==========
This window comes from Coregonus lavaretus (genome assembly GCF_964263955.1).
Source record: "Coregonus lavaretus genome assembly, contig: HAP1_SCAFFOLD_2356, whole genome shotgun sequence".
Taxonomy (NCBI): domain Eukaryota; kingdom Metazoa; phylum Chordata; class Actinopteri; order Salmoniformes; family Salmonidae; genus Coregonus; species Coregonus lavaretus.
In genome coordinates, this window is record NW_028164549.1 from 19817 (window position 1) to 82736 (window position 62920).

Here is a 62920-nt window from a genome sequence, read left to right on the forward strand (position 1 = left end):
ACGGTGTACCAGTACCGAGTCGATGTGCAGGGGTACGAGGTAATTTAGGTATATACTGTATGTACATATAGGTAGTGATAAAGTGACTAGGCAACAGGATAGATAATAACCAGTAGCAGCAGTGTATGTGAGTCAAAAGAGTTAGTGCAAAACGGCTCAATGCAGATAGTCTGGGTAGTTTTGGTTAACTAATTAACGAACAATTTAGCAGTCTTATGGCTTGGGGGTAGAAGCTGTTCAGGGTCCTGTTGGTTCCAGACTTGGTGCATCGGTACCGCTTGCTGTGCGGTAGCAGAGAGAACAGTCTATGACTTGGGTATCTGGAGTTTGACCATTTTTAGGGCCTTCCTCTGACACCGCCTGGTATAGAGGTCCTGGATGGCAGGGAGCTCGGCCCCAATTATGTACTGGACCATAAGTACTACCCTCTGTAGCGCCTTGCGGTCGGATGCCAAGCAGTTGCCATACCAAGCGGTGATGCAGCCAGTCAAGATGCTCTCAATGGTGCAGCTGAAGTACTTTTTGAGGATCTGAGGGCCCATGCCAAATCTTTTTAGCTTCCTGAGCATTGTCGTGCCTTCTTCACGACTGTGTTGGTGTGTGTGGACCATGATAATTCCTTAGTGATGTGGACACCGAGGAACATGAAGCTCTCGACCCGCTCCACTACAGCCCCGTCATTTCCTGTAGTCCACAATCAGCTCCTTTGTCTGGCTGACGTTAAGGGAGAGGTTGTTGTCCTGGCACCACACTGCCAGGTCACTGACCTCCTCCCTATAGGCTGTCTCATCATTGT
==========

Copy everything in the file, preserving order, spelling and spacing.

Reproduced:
This window comes from Coregonus lavaretus (genome assembly GCF_964263955.1).
Source record: "Coregonus lavaretus genome assembly, contig: HAP1_SCAFFOLD_2356, whole genome shotgun sequence".
Taxonomy (NCBI): domain Eukaryota; kingdom Metazoa; phylum Chordata; class Actinopteri; order Salmoniformes; family Salmonidae; genus Coregonus; species Coregonus lavaretus.
In genome coordinates, this window is record NW_028164549.1 from 19817 (window position 1) to 82736 (window position 62920).

Here is a 62920-nt window from a genome sequence, read left to right on the forward strand (position 1 = left end):
ACGGTGTACCAGTACCGAGTCGATGTGCAGGGGTACGAGGTAATTTAGGTATATACTGTATGTACATATAGGTAGTGATAAAGTGACTAGGCAACAGGATAGATAATAACCAGTAGCAGCAGTGTATGTGAGTCAAAAGAGTTAGTGCAAAACGGCTCAATGCAGATAGTCTGGGTAGTTTTGGTTAACTAATTAACGAACAATTTAGCAGTCTTATGGCTTGGGGGTAGAAGCTGTTCAGGGTCCTGTTGGTTCCAGACTTGGTGCATCGGTACCGCTTGCTGTGCGGTAGCAGAGAGAACAGTCTATGACTTGGGTATCTGGAGTTTGACCATTTTTAGGGCCTTCCTCTGACACCGCCTGGTATAGAGGTCCTGGATGGCAGGGAGCTCGGCCCCAATTATGTACTGGACCATAAGTACTACCCTCTGTAGCGCCTTGCGGTCGGATGCCAAGCAGTTGCCATACCAAGCGGTGATGCAGCCAGTCAAGATGCTCTCAATGGTGCAGCTGAAGTACTTTTTGAGGATCTGAGGGCCCATGCCAAATCTTTTTAGCTTCCTGAGCATTGTCGTGCCTTCTTCACGACTGTGTTGGTGTGTGTGGACCATGATAATTCCTTAGTGATGTGGACACCGAGGAACATGAAGCTCTCGACCCGCTCCACTACAGCCCCGTCATTTCCTGTAGTCCACAATCAGCTCCTTTGTCTGGCTGACGTTAAGGGAGAGGTTGTTGTCCTGGCACCACACTGCCAGGTCACTGACCTCCTCCCTATAGGCTGTCTCATCATTGT